What is more, 30 years ago, Beijing did not have riot police in place. Li Peng, the late “Butcher of Beijing,” said his troops had “no rubber bullets” and were forced to confront unarmed, peaceful demonstrators with tanks, machine guns and thousands of army troops. The result was a bloodbath. By contrast, China’s police force now is well-equipped and trained for political repression. The government could send 50,000 to 100,000 armed police to reinforce Hong Kong’s 30,000-strong force and the Hong Kong People’s Liberation Army garrison of 6,000.  These combined forces, authorities presume, could pacify the situation.

Conventional wisdom says Hong Kong is too important economically for Beijing to suppress it to “death.” While Hong Kong is important, its importance has diminished significantly.  Shanghai has surpassed it in capital market value, and Shenzhen is following closely. Even after a crackdown, with proper manipulation Hong Kong’s markets could recover; capital goes where it gets highest returns. When the CCP opens its arms to international investors with favorable market opportunities, they will return to Hong Kong.

To violently suppress the push for freedom in Hong Kong is not Beijing’s first choice or best option, but if disruptive protests continue, it increasingly looms as its inevitable choice — especially as Hong Kong has become a base to oppose Xi and the entire communist regime. The authorities likely are confident of their ability to “create prosperity” after the conflict, in effect buying off restless young people with material incentives. This they did after Tiananmen, and they have been trying to do in Tibet and following the incarceration of 1 million Muslims in Xinjiang. Informed by Marxist-Leninist determinism, the CCP believes economic prosperity solves all problems.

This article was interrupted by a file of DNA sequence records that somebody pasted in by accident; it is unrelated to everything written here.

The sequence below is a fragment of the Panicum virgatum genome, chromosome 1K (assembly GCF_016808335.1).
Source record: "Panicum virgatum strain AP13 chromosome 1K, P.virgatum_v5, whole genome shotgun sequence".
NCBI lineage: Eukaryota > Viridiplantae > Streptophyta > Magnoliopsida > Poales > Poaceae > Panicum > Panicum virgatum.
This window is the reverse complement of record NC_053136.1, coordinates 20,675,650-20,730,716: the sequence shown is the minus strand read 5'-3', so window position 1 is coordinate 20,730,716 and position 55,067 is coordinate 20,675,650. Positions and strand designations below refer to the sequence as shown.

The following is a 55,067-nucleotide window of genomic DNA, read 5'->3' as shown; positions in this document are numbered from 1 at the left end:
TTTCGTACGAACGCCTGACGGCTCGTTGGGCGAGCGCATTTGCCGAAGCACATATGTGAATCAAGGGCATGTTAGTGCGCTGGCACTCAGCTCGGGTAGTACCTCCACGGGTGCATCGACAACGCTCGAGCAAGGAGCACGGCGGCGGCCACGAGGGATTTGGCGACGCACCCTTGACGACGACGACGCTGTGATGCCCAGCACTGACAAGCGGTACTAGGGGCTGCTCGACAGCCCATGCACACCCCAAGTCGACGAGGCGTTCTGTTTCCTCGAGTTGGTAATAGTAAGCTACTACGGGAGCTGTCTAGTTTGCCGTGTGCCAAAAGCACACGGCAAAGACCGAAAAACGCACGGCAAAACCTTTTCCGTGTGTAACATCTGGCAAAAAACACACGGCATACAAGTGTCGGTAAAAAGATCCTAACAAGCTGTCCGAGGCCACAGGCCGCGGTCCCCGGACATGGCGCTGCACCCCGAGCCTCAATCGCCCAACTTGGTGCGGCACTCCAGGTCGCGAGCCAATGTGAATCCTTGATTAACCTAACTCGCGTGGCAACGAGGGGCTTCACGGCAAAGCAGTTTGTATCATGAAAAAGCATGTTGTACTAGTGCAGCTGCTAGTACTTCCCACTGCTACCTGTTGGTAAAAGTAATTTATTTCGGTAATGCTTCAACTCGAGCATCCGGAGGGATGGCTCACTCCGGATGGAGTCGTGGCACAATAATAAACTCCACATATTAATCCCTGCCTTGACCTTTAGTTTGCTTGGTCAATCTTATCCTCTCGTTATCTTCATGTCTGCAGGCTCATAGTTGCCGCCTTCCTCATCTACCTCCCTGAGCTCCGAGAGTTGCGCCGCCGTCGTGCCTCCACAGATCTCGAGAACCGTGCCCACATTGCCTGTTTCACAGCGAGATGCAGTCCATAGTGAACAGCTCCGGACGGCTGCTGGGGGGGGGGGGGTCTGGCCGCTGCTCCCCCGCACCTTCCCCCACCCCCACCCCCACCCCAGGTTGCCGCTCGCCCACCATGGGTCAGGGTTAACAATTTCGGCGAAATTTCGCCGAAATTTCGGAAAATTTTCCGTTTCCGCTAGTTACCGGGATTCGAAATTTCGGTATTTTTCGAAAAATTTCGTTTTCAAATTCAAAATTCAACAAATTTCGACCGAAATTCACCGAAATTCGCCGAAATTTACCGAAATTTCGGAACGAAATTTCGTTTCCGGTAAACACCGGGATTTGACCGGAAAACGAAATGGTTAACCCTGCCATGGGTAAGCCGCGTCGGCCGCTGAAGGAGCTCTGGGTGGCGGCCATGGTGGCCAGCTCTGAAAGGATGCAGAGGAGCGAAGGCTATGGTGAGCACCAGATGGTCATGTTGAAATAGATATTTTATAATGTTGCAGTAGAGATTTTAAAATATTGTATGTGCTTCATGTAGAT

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Though the protests continue, some participants apologized for disruptions at the airport. But they must — and will — continue. The protesters do not fear a mainland political and military takeover, because they believe that will happen in Hong Kong if they do nothing. 

It is imperative that protests proceed in a way that maintains pressure for democracy and human rights — and for accountability by Hong Kong’s intransigent rulers — while reducing the prospect of a bloody assault. The movement must not play Beijing’s game and be manipulated or dragged into a violent denouement by creating pretexts for implementing Articles 14 and 18.  They must try to pry open a window for political change.